In 2009, Sardiello et al. discovered that TFEB, acting as a key transcription factor of lysosome biogenesis, positively regulates lysosomal gene expression. TFEB overexpression in cultured cells induces lysosome biogenesis and stimulates the clearance of aggregated molecules [9]. Therefore, we speculated that TFEB perhaps mediates the increased expression of lysosomal genes. We knocked down TFEB in cells and found that lysosomal gene expression declined under oxidative stress. These results show that TFEB mediates the regulation of lysosomal genes under oxidative stress. Then, we further explored how TFEB is regulated by oxidative stress. After analysing TFEB mRNA and protein levels, we found TFEB expression to be increased under oxidative stress. At the same time, we found that TFEB translocates to the nucleus following exposure to hydrogen peroxide. Recent studies have reported that the localization of TFEB is affected by its phosphorylation status, which is regulated by ERK or mTORC1, and we found that levels of phosphorylated TFEB in the nucleus also increased in conjunction with total TFEB protein levels.

We then examined the role of TFEB in cell survival under oxidative stress. The results show that cell survival increases following TFEB overexpression and, conversely, that TFEB knockdown leads to cell apoptosis under oxidative stress. These results confirm the protective role of TFEB in promoting cell survival in response to oxidative stress. We also overexpressed TFEB in the SN of the MPTP-induced oxidative stress model and found that TFEB protects the dopaminergic neurons of the SN. This is also consistent with recent reports that TFEB overexpression effectively blocks the development α-syn-induced pathology while protecting nigral DA neurons in rats with Parkinson’s disease [14].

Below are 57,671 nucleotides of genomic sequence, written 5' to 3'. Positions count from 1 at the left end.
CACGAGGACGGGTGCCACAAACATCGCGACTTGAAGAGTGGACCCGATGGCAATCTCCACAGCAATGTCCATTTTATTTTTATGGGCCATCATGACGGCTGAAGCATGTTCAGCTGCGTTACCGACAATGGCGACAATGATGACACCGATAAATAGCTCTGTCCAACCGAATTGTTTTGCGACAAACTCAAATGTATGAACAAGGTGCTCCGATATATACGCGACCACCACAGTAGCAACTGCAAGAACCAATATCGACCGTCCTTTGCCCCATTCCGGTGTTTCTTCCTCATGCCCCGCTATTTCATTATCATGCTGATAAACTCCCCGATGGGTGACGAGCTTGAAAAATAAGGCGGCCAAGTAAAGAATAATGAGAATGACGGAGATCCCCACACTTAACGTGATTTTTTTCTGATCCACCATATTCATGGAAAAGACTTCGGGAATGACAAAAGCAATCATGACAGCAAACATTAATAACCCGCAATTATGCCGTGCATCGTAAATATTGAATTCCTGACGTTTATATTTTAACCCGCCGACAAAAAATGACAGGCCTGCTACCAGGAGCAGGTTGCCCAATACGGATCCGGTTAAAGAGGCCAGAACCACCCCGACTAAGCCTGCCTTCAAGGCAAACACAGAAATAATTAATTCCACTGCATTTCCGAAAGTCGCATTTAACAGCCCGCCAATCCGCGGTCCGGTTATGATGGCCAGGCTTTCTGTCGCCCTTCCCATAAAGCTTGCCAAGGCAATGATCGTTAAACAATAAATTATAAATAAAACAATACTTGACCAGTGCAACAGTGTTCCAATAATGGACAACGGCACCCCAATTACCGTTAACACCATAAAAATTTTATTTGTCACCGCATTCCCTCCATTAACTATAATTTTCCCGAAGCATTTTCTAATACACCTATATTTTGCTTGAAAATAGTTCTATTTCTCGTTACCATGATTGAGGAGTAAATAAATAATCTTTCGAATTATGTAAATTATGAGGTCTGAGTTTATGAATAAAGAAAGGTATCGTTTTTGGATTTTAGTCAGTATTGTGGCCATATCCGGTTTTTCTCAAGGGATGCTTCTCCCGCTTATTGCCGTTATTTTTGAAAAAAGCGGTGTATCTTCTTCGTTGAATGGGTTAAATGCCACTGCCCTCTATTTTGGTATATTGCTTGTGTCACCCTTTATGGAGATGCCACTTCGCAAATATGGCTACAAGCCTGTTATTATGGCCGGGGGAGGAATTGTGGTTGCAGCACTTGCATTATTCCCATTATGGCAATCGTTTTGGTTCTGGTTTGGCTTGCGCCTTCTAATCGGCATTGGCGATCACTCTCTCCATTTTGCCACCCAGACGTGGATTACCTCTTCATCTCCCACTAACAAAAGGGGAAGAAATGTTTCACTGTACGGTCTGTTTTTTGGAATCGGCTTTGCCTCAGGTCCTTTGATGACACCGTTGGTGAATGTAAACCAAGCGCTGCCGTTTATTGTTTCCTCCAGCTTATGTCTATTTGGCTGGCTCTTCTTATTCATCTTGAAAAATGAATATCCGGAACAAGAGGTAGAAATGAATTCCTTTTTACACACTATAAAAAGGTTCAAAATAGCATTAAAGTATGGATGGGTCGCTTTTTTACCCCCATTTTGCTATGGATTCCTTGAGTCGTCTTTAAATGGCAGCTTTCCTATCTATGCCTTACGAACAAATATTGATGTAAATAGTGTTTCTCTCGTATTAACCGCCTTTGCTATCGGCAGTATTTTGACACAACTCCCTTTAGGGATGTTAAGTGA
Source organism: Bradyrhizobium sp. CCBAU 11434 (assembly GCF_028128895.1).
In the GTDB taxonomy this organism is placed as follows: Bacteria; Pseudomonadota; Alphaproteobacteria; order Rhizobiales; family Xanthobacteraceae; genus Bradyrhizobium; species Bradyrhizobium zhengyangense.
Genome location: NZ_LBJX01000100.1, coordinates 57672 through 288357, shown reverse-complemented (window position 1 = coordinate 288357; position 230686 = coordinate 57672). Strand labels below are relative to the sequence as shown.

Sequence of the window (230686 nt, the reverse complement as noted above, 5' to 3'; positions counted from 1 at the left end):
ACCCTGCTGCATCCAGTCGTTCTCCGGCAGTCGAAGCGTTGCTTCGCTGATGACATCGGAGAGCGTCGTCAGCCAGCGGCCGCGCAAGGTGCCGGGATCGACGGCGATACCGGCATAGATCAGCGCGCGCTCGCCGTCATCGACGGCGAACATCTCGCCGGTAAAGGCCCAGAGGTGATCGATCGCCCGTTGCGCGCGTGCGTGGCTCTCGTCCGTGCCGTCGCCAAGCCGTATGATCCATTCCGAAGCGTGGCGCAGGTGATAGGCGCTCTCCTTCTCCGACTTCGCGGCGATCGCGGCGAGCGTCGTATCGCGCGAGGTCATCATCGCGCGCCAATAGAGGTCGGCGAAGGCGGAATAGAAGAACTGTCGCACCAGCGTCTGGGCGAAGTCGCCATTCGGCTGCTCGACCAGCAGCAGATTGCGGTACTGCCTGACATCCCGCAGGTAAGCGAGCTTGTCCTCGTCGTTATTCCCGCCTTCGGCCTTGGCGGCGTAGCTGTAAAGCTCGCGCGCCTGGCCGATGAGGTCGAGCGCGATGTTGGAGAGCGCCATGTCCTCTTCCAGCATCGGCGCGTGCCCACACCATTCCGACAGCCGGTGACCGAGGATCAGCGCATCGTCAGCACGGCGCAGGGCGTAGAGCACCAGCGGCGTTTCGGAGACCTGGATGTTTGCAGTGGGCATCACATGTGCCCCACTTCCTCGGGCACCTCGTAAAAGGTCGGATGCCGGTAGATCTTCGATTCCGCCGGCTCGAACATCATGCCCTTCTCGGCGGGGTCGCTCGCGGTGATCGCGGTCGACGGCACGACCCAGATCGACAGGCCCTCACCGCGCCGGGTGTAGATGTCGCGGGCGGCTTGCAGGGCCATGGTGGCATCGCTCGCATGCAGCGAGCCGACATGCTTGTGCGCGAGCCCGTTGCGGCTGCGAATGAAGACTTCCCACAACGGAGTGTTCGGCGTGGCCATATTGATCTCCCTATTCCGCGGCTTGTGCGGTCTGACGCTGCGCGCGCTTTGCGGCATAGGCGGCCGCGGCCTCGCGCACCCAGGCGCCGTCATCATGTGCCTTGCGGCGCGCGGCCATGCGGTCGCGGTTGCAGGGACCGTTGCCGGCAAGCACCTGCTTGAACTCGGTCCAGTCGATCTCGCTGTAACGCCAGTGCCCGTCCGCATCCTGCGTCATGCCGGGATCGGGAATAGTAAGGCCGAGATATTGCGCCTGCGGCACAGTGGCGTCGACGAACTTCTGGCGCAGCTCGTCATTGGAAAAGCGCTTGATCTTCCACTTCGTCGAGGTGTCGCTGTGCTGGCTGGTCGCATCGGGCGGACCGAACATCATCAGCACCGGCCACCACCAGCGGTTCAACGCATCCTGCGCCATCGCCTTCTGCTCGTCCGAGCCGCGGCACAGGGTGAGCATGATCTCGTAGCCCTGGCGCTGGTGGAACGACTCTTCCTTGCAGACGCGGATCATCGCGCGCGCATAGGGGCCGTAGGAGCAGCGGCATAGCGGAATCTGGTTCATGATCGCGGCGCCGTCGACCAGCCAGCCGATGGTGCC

We show here that TFEB transcription is activated by oxidative stress, and we also found that C-ETS2 mediates TFEB activity under oxidative stress. We then found that C-ETS2 is indeed involved in the transcriptional regulation of lysosomal genes and TFEB in response to oxidative stress. Thus, we conclude that C-ETS2 mediates the TFEB expression pathway, protects cells from apoptosis, and may act as a compensatory response that supports resistance to oxidative stress. This result is also in agreement with a study that reported that C-ETS2 is activated by oxidative stress and accounts for the observations of glial survival via induced Bcl-xL expression [22].

It is noteworthy that lysosomal genes were found to be upregulated only under stimulation by moderate oxidative stress. Their expression was not affected or even downregulated when cells were treated with high concentrations of hydrogen peroxide or for long periods of time. We assume that, during the early stages of oxidative stress, lysosomal functions may be activated by oxidative stress and may help cells survive. However, long-term or severe oxidative stress may result in lysosomal damage and hydrolase leakage, resulting in immediate cell death. Several studies have also found loss in lysosomal function during amyloidogenic processes and the aggregation of α-synuclein [28]. The C-ETS2-mediated TFEB-induction mechanism may play a central role in the response of neurons to oxidative stress during the early stages of neurodegenerative disease, thus revealing a new avenue of neuroprotective therapy in neurodegenerative diseases.

Competing Interests

The authors declare that they have no competing interests.